Summary: Problems and trials are a normal part of life. This message seeks to give understanding as to why God permits trials to come into our lives.

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TEXT: Ps.119: 65-75

INTRO: Whether we like it or not, problems are a fact of life. It is not a matter of “if” problems come, but “when” problems come. You know, as well as I do, that even with the best of preventative measures problems still have a way of cropping up. It’s enough to make one believe that there really is such a thing as “gremlins,” little unseen creatures whose only goal is to throw a wrench in the works of all our best-laid plans. We know of course, that that is not true, but sometimes it sure seems that way.

The trials and tribulations of life have a way of knocking the wind out of our sails. One day we’re going along pretty well, when some unforeseen situation suddenly blows us out of the water. At that moment, it seems like life, as we know it, will never be the same. We have to be careful at this point however, that we don’t get so focused on our circumstances that we can’t see Christ. Believe me, that is an easy thing to do.

There is one thing we need to get straight in our thinking today—our trials do not destroy us, but our response to them can. Devastating things happen to people all the time, but not all are destroyed by them. So what’s the answer? The answer lies in the choices that one makes when faced with a difficult situation.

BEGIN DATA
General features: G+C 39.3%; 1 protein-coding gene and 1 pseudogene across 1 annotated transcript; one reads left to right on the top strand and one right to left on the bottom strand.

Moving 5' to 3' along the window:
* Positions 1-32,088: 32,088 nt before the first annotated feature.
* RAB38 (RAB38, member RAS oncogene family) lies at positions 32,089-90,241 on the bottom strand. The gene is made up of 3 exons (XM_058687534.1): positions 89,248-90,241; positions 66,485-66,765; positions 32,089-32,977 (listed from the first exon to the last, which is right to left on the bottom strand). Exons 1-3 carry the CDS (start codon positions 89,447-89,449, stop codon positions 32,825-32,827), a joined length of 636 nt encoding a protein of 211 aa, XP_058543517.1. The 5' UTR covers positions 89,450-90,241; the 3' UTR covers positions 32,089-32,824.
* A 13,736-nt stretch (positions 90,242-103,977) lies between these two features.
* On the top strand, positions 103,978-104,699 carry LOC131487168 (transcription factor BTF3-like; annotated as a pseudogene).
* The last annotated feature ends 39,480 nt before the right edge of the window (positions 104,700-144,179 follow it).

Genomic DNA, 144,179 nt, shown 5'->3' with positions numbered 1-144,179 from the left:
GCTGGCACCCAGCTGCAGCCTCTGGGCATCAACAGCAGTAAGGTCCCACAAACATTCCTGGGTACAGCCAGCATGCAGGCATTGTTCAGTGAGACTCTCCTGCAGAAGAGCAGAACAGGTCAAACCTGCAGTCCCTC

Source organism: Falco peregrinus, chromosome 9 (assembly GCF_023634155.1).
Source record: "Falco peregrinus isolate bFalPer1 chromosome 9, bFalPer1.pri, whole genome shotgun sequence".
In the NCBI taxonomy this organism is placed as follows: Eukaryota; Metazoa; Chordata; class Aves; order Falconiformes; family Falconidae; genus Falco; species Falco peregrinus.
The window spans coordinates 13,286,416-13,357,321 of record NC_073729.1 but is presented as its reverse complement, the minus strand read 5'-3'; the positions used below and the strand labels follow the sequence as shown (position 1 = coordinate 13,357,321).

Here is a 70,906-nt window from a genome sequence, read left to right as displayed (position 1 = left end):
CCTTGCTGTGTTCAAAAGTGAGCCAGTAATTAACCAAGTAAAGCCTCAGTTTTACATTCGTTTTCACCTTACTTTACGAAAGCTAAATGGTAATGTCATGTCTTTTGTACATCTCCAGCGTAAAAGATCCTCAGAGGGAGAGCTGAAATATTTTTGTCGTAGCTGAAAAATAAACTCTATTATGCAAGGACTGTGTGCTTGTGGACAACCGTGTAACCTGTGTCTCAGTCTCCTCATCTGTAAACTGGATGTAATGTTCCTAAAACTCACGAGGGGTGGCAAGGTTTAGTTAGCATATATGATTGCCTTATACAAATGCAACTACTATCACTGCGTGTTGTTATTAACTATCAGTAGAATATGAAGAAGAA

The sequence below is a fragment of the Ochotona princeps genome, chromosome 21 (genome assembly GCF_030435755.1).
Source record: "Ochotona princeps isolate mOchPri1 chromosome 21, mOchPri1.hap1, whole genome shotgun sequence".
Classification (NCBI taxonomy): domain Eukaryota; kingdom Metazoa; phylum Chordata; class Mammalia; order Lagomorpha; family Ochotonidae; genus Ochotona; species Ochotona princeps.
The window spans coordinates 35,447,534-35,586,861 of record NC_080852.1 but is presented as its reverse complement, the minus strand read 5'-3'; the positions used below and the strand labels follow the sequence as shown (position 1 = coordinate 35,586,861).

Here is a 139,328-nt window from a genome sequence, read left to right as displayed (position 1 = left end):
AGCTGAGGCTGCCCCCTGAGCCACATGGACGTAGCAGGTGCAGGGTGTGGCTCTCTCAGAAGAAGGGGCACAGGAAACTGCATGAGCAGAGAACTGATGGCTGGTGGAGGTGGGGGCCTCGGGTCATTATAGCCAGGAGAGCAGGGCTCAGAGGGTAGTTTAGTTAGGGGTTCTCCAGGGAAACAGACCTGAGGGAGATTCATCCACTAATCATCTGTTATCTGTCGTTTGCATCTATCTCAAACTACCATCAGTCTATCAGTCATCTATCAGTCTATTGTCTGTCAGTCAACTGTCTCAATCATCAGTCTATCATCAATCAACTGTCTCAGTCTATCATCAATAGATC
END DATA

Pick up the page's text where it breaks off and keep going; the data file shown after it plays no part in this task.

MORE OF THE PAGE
With these thoughts in mind, our choices can be positively affected simply by understanding some basic principles as to why God permits pressures and problems to come into our lives. At the time we’re going through a trial, we may not know what God’s specific reason for it is, but we can know generally why God has permitted the situation. It is these principles that we want to examine today.

THEME: God permits trials and problems in our lives to:


Ps.119: 67 “Before I was afflicted I went astray: but now have I kept thy word.”

A. Affliction Is Often God’s Method Of Causing Us To Examine Our Sin.

1. For Israel, affliction was often an indication of God’s displeasure.

Deut.31: 16 “And the Lord said unto Moses, Behold, thou shalt sleep with thy fathers; and this people will rise up, and go a whoring after the gods of the strangers of the land, whither they go to be among them, and will forsake me, and break my covenant which I have made with them.

17 Then my anger shall be kindled against them in that day, and I will forsake them, and I will hide my face from them, and they shall be devoured, and many evils and troubles shall befall them…”

2. The main purpose for Israel’s afflictions was that they might examine their relationship with God.

Deut.31: 17b “…and they shall be devoured, and many evils and troubles shall befall them; so that they will say in that day, Are not these evils come upon us, because our God is not among us.”

NOTE: [1] The word “among” means, “the nearest part, i.e. the centre” (Strong’s Exhaustive Concordance Of The Bible, by James Strong, S.T.D., LL.D., published by MacDonald Publishing Company, McLean, Virginia, #7130 of the Hebrew And Chaldee Dictionary, pg. 105).

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